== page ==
LGO Application Tips from Admissions

With the application now live, you may have questions about how to submit your strongest application to the LGO program. The admissions team is here to help! We are always looking for candidates who are creative, passionate about their interests, and bring diverse experiences and perspectives to the community, and want to help you be successful in your application process.

Take a look at this list of tips for things to keep in mind when you’re putting your LGO application together:


  • Do your research: Applying to grad school is a huge decision and applying to dual-degree grad program is an even bigger decision! LGO is very unique so it’s important to take time to dig into the structure of the program to understand some of its nuances, like the 6-month industry-based research internship and thesis requirement, our collaboration with partner companies, and the research areas you’re drawn to within an engineering department. The more specific you can be about why LGO makes sense for you in your application, the easier it will be to see your alignment with the program.


  • Reflect on your professional and personal journey: This ties into the above advice, putting together an application takes some time to organize your reasons for why this is the right time to pursue your MS/MBA, and why it makes sense at this point in your journey. While researching the program, think about how it can help you open doors to what you want to get out of new research, career, and network opportunities.



  • Talk to us: Reach out to us about your interests and if you have questions – we’re here to help you navigate how to put your application together, how to pick the best engineering department for you, and connect you with members of the LGO community.


  • Don’t stress about the application rounds: Regardless of whether you apply in Round 1 or Round 2, your application will undergo the same review process. It’s best to focus on when you feel you can submit your strongest application to the program and go with that timeline.*


  • Leadership experience – formal or informal – is great: If your job title isn’t a formal leadership position, that’s ok! Perhaps you have mentored junior employees, or are involved in an affinity group, or active in other volunteer work – these are all worth highlighting to showcase your leadership involvement so far. If these types of roles don’t all fit on the 1-page resume, you can add more context in the work experience section of your application, or reach out to us if you need further advice.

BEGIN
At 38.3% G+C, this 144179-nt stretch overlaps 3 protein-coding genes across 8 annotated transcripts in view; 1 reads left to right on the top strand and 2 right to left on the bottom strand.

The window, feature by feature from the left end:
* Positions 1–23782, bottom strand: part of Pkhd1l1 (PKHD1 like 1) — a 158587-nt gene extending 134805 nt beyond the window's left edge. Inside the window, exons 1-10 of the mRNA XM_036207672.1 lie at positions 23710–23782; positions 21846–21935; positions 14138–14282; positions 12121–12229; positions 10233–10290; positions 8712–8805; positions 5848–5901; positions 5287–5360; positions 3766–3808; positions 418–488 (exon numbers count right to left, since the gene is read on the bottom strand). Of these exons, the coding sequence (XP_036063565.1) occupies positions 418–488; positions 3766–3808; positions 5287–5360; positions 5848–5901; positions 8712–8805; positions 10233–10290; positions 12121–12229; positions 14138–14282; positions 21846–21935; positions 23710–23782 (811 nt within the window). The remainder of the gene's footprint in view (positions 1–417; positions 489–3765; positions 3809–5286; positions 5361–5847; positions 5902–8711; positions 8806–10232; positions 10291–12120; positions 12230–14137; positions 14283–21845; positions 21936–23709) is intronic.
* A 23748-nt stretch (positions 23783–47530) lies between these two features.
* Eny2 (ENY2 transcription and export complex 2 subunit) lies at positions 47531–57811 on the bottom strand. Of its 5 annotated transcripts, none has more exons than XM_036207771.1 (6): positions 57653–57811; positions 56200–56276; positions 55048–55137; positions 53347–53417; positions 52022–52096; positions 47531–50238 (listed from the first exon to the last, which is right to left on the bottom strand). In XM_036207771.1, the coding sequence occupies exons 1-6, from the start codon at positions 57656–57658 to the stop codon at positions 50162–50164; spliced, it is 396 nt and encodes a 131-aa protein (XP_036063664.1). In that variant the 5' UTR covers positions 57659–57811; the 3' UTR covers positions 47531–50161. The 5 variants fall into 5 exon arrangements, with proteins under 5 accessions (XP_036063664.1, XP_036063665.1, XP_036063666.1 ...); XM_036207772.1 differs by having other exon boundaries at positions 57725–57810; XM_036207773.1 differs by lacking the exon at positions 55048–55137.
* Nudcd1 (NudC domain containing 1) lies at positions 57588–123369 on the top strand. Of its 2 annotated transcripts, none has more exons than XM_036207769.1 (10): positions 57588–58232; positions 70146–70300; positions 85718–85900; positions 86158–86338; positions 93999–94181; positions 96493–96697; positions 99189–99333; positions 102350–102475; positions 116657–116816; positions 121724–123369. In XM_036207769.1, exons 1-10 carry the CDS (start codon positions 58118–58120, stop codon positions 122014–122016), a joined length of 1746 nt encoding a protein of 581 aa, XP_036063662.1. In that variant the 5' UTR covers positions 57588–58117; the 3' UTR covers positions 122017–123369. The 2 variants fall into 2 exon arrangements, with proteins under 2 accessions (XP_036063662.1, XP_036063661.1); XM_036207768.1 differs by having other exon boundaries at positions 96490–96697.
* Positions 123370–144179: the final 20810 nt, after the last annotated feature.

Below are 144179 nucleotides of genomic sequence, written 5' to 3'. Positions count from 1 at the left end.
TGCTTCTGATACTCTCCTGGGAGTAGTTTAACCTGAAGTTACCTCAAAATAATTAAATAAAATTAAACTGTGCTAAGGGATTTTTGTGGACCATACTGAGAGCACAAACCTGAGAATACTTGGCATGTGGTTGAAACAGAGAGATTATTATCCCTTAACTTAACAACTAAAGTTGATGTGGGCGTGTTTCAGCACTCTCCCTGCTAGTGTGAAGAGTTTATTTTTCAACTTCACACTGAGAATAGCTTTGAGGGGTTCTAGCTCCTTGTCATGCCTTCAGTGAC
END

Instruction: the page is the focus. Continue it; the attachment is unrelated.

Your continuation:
• Recommenders: Choose people who know you well and can give specific examples: We are not looking for recommenders who have a dazzling job title if they haven’t worked with you closely. For both the professional and technical recommendations, try to find folx who can speak to your day-to-day projects and problem-solving abilities, teamwork, and future potential. People like current or former direct supervisors or other senior managers you’ve worked with are often used for both types of letters. Other ideas could be a client with whom you’ve worked with significantly, a former professor, a chief engineer, or data scientist.


  • Be yourself: Candidates from a mix of distances traveled and industry backgrounds join LGO each year, and when they graduate go in many different directions. We want to admit a group of students who can learn from one another and share new ideas from their experiences with their classmates. One of the special qualities of LGO is how every student will complete their MBA and MS in Engineering in 2 years a little differently, so we encourage you to be authentic about yourself and your story when sharing why LGO is the best next step for you.


*Speaking of timelinewith the nuances of the review process across each of the 7 engineering departments and Sloan, most LGO applicants receive their final admission decision in Round 2 (March 1, 2023). So while we do indeed admit applicants in Round 1, if you’re waitlisted after Round 1 don’t be discouraged, as this is common for many candidates who are then admitted in Round 2.